One of the mysteries of the English language finally explained.
A Maori man who fought on the British side in the New Zealand Wars of the nineteenth century.‘British soldiers would never again be employed in hilly bush country, unless they could secure the support of kupapa’
- ‘She also spent time on Whanganui River and became interested in the story of the Whanganui kupapa who fought against him and were led by Te Keepa Te Rangihiwinui.’
- ‘Maori Party MPs are often subjected to calls of "kupapa" - traitor - because of their support deal with National.’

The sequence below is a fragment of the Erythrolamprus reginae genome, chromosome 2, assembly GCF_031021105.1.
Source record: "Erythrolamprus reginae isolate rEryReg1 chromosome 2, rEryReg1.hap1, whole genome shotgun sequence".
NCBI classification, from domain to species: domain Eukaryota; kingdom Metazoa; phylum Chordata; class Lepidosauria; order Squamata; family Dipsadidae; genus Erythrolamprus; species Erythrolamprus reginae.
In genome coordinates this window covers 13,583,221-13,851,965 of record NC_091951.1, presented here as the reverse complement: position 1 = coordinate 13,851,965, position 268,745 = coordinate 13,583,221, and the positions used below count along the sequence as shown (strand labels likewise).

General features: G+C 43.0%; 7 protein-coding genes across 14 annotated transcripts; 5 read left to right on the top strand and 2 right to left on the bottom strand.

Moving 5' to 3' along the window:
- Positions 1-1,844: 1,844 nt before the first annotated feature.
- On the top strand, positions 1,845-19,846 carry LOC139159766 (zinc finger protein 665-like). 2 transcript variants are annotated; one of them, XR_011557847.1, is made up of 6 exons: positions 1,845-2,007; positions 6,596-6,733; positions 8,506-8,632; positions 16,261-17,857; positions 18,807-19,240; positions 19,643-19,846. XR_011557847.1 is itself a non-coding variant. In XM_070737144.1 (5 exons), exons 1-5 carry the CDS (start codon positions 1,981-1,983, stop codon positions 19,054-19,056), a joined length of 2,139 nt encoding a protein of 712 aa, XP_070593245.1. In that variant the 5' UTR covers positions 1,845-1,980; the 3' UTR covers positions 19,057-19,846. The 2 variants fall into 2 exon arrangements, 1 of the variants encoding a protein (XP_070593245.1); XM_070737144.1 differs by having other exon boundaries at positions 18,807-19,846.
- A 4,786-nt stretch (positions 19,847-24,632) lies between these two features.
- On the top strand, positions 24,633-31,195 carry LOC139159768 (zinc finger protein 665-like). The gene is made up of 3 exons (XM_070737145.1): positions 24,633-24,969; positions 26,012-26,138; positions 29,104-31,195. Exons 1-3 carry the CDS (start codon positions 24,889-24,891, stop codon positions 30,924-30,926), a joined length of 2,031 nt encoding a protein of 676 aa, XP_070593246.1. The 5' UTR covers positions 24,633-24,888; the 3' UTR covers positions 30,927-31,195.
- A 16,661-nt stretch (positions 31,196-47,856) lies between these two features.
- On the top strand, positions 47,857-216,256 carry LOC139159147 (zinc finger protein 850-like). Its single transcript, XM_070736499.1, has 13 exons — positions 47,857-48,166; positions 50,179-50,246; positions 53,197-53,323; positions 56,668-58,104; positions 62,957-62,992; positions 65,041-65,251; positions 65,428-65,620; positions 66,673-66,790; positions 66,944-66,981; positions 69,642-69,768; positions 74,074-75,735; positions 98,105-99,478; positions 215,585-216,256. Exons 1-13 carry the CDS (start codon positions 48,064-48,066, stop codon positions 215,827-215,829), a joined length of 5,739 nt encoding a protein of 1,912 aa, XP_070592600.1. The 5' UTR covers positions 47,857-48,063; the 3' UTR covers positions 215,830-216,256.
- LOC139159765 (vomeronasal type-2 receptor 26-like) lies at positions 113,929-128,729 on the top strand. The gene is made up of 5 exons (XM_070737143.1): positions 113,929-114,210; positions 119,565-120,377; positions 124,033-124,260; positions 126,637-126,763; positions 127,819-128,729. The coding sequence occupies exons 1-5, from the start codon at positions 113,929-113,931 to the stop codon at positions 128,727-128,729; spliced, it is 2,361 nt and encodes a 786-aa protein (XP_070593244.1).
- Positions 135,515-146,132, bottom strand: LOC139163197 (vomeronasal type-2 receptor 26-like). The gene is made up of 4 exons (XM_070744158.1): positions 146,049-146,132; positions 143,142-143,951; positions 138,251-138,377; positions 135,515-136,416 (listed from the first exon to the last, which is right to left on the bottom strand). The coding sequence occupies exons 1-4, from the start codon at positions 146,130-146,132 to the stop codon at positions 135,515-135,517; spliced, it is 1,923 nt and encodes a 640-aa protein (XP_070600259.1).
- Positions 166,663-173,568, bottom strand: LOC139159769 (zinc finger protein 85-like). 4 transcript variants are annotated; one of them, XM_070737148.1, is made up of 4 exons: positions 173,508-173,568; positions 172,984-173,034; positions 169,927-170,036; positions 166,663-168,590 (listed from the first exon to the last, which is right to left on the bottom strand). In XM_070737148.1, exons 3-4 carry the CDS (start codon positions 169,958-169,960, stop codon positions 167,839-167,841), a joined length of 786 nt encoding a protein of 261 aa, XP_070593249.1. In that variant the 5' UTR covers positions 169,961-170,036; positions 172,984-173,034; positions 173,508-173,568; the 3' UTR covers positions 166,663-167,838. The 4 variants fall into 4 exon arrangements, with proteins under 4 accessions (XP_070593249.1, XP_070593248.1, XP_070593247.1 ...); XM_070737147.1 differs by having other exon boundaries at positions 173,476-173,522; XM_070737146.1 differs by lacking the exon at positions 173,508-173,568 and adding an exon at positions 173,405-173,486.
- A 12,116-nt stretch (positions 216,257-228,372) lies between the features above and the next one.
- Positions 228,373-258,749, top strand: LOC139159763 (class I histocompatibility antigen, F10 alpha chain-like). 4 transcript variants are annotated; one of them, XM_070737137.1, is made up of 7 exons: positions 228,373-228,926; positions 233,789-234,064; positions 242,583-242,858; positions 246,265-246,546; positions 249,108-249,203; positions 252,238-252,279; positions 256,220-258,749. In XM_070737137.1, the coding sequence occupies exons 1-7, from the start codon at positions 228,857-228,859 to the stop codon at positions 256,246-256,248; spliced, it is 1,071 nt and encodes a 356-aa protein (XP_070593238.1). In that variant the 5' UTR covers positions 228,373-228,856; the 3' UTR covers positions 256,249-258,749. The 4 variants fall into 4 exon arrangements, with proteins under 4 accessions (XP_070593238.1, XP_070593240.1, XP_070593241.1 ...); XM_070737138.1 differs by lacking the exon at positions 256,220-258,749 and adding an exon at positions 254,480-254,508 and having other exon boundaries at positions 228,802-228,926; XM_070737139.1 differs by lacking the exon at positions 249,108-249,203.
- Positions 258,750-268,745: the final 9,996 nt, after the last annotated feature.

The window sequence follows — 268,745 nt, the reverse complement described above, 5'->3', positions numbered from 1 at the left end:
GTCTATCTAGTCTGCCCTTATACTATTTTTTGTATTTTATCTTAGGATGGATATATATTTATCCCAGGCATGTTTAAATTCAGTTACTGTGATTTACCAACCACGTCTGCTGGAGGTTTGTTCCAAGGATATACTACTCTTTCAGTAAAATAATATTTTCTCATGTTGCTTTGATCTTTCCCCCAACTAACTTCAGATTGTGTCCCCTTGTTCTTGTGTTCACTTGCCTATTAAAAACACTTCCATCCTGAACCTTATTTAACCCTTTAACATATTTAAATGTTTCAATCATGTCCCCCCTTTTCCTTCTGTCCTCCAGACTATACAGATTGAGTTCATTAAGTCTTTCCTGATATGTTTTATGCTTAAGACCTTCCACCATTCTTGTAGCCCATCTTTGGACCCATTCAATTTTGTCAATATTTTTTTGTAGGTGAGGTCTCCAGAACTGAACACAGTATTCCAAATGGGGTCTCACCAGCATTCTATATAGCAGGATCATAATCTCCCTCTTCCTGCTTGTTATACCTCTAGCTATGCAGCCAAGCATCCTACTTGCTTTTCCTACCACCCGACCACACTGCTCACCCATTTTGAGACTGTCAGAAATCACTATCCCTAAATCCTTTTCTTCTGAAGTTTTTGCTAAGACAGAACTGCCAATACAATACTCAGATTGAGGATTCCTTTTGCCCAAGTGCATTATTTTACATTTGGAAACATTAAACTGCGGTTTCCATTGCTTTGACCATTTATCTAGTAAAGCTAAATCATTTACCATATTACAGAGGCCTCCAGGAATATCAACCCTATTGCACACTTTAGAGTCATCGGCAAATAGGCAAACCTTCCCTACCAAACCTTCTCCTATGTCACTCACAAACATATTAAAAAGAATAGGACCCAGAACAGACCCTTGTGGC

- ‘Perhaps a few Australian kupapa Union Bosses would find it prudent to attend.’
- ‘Major Kemp takes charge of the Maori kupapa who fight on the British side.’
- ‘History will judge the kupapa (traitors) who have abandoned our people for money.’
- ‘Find the kupapa or quisling.’
- ‘Being a kupapa rather comes with the territory.’
- ‘Te Wheke (Anzac Wallace), one of the so-called kupapa (Maori who sided with the British), turns on his allies when his village is destroyed and his uncle slain by British forces.’
- ‘They managed to avoid the Pakeha (Kiwis of European ancestry) troops and the kupapa (Maoris fighting on the Govt side).’
- ‘Any playing nicely with National would have seen Hone denigrated as a Kupapa Maori.’
Late 19th century: Maori.
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